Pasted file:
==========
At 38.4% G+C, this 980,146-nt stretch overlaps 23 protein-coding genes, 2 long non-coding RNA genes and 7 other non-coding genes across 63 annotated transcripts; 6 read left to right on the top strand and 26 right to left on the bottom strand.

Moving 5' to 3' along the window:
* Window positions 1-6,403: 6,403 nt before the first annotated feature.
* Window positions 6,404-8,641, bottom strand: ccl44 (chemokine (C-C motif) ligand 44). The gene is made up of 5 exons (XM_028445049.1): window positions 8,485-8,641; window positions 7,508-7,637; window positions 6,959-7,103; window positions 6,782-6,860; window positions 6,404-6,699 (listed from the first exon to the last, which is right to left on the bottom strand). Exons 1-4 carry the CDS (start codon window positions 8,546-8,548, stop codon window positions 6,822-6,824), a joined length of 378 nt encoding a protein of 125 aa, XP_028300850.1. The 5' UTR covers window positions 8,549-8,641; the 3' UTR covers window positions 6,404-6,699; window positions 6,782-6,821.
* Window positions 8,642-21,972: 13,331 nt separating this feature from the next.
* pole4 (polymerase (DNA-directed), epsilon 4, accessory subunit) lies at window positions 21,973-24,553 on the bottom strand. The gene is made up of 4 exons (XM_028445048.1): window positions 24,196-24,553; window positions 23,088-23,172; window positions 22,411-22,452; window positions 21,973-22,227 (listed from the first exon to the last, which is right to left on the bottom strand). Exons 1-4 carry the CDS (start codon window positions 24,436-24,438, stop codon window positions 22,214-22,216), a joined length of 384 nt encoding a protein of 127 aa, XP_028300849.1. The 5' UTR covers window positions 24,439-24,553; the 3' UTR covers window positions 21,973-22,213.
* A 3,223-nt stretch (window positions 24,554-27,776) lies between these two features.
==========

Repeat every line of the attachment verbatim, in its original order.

At 38.4% G+C, this 980,146-nt stretch overlaps 23 protein-coding genes, 2 long non-coding RNA genes and 7 other non-coding genes across 63 annotated transcripts; 6 read left to right on the top strand and 26 right to left on the bottom strand.

Moving 5' to 3' along the window:
* Window positions 1-6,403: 6,403 nt before the first annotated feature.
* Window positions 6,404-8,641, bottom strand: ccl44 (chemokine (C-C motif) ligand 44). The gene is made up of 5 exons (XM_028445049.1): window positions 8,485-8,641; window positions 7,508-7,637; window positions 6,959-7,103; window positions 6,782-6,860; window positions 6,404-6,699 (listed from the first exon to the last, which is right to left on the bottom strand). Exons 1-4 carry the CDS (start codon window positions 8,546-8,548, stop codon window positions 6,822-6,824), a joined length of 378 nt encoding a protein of 125 aa, XP_028300850.1. The 5' UTR covers window positions 8,549-8,641; the 3' UTR covers window positions 6,404-6,699; window positions 6,782-6,821.
* Window positions 8,642-21,972: 13,331 nt separating this feature from the next.
* pole4 (polymerase (DNA-directed), epsilon 4, accessory subunit) lies at window positions 21,973-24,553 on the bottom strand. The gene is made up of 4 exons (XM_028445048.1): window positions 24,196-24,553; window positions 23,088-23,172; window positions 22,411-22,452; window positions 21,973-22,227 (listed from the first exon to the last, which is right to left on the bottom strand). Exons 1-4 carry the CDS (start codon window positions 24,436-24,438, stop codon window positions 22,214-22,216), a joined length of 384 nt encoding a protein of 127 aa, XP_028300849.1. The 5' UTR covers window positions 24,439-24,553; the 3' UTR covers window positions 21,973-22,213.
* A 3,223-nt stretch (window positions 24,554-27,776) lies between these two features.